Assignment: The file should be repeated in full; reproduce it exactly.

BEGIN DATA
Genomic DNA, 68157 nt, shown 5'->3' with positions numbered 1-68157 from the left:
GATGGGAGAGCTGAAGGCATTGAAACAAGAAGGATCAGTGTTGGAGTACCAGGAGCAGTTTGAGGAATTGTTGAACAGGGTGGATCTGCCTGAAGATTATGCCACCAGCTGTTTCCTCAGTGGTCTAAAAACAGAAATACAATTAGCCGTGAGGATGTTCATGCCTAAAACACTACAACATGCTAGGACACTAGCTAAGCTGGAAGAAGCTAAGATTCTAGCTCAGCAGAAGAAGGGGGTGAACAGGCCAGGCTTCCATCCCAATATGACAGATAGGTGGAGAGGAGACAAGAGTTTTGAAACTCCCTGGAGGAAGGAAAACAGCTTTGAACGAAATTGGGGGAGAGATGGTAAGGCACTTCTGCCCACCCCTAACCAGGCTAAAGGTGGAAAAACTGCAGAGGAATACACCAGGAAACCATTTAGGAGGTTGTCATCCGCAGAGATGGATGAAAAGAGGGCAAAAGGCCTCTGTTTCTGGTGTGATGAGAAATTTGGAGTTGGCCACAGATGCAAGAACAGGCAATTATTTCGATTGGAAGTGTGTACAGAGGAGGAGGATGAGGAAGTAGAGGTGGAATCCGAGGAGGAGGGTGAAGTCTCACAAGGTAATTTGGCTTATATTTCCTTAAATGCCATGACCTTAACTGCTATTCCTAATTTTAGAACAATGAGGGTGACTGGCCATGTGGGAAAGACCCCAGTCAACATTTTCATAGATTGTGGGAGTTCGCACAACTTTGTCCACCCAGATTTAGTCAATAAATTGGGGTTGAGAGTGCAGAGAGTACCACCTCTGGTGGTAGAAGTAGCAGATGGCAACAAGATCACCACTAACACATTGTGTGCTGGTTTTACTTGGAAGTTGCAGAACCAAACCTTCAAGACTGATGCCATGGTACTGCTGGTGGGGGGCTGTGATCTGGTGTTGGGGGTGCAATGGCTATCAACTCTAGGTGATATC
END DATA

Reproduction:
Genomic DNA, 68157 nt, shown 5'->3' with positions numbered 1-68157 from the left:
GATGGGAGAGCTGAAGGCATTGAAACAAGAAGGATCAGTGTTGGAGTACCAGGAGCAGTTTGAGGAATTGTTGAACAGGGTGGATCTGCCTGAAGATTATGCCACCAGCTGTTTCCTCAGTGGTCTAAAAACAGAAATACAATTAGCCGTGAGGATGTTCATGCCTAAAACACTACAACATGCTAGGACACTAGCTAAGCTGGAAGAAGCTAAGATTCTAGCTCAGCAGAAGAAGGGGGTGAACAGGCCAGGCTTCCATCCCAATATGACAGATAGGTGGAGAGGAGACAAGAGTTTTGAAACTCCCTGGAGGAAGGAAAACAGCTTTGAACGAAATTGGGGGAGAGATGGTAAGGCACTTCTGCCCACCCCTAACCAGGCTAAAGGTGGAAAAACTGCAGAGGAATACACCAGGAAACCATTTAGGAGGTTGTCATCCGCAGAGATGGATGAAAAGAGGGCAAAAGGCCTCTGTTTCTGGTGTGATGAGAAATTTGGAGTTGGCCACAGATGCAAGAACAGGCAATTATTTCGATTGGAAGTGTGTACAGAGGAGGAGGATGAGGAAGTAGAGGTGGAATCCGAGGAGGAGGGTGAAGTCTCACAAGGTAATTTGGCTTATATTTCCTTAAATGCCATGACCTTAACTGCTATTCCTAATTTTAGAACAATGAGGGTGACTGGCCATGTGGGAAAGACCCCAGTCAACATTTTCATAGATTGTGGGAGTTCGCACAACTTTGTCCACCCAGATTTAGTCAATAAATTGGGGTTGAGAGTGCAGAGAGTACCACCTCTGGTGGTAGAAGTAGCAGATGGCAACAAGATCACCACTAACACATTGTGTGCTGGTTTTACTTGGAAGTTGCAGAACCAAACCTTCAAGACTGATGCCATGGTACTGCTGGTGGGGGGCTGTGATCTGGTGTTGGGGGTGCAATGGCTATCAACTCTAGGTGATATC